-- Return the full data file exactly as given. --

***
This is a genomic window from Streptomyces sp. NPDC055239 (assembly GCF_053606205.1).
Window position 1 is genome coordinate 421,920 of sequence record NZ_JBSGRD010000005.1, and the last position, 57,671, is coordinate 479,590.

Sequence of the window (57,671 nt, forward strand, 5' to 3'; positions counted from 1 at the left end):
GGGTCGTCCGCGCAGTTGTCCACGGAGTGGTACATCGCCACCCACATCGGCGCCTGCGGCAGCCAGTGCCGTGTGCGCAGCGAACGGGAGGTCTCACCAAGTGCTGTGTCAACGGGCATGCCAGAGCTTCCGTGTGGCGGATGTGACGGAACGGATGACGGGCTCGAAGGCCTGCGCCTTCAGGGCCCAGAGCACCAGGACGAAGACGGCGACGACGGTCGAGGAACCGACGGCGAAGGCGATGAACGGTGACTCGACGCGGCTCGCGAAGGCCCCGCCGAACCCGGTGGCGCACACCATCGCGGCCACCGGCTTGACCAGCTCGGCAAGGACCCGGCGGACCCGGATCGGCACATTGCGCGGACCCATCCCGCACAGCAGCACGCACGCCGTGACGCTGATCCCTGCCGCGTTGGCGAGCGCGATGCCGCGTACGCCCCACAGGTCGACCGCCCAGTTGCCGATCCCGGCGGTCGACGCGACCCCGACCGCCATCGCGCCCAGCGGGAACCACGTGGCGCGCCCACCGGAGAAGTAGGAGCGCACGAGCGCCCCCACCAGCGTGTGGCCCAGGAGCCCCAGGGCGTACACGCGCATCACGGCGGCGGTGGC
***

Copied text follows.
This is a genomic window from Streptomyces sp. NPDC055239 (assembly GCF_053606205.1).
Window position 1 is genome coordinate 421,920 of sequence record NZ_JBSGRD010000005.1, and the last position, 57,671, is coordinate 479,590.

Sequence of the window (57,671 nt, forward strand, 5' to 3'; positions counted from 1 at the left end):
GGGTCGTCCGCGCAGTTGTCCACGGAGTGGTACATCGCCACCCACATCGGCGCCTGCGGCAGCCAGTGCCGTGTGCGCAGCGAACGGGAGGTCTCACCAAGTGCTGTGTCAACGGGCATGCCAGAGCTTCCGTGTGGCGGATGTGACGGAACGGATGACGGGCTCGAAGGCCTGCGCCTTCAGGGCCCAGAGCACCAGGACGAAGACGGCGACGACGGTCGAGGAACCGACGGCGAAGGCGATGAACGGTGACTCGACGCGGCTCGCGAAGGCCCCGCCGAACCCGGTGGCGCACACCATCGCGGCCACCGGCTTGACCAGCTCGGCAAGGACCCGGCGGACCCGGATCGGCACATTGCGCGGACCCATCCCGCACAGCAGCACGCACGCCGTGACGCTGATCCCTGCCGCGTTGGCGAGCGCGATGCCGCGTACGCCCCACAGGTCGACCGCCCAGTTGCCGATCCCGGCGGTCGACGCGACCCCGACCGCCATCGCGCCCAGCGGGAACCACGTGGCGCGCCCACCGGAGAAGTAGGAGCGCACGAGCGCCCCCACCAGCGTGTGGCCCAGGAGCCCCAGGGCGTACACGCGCATCACGGCGGCGGTGGC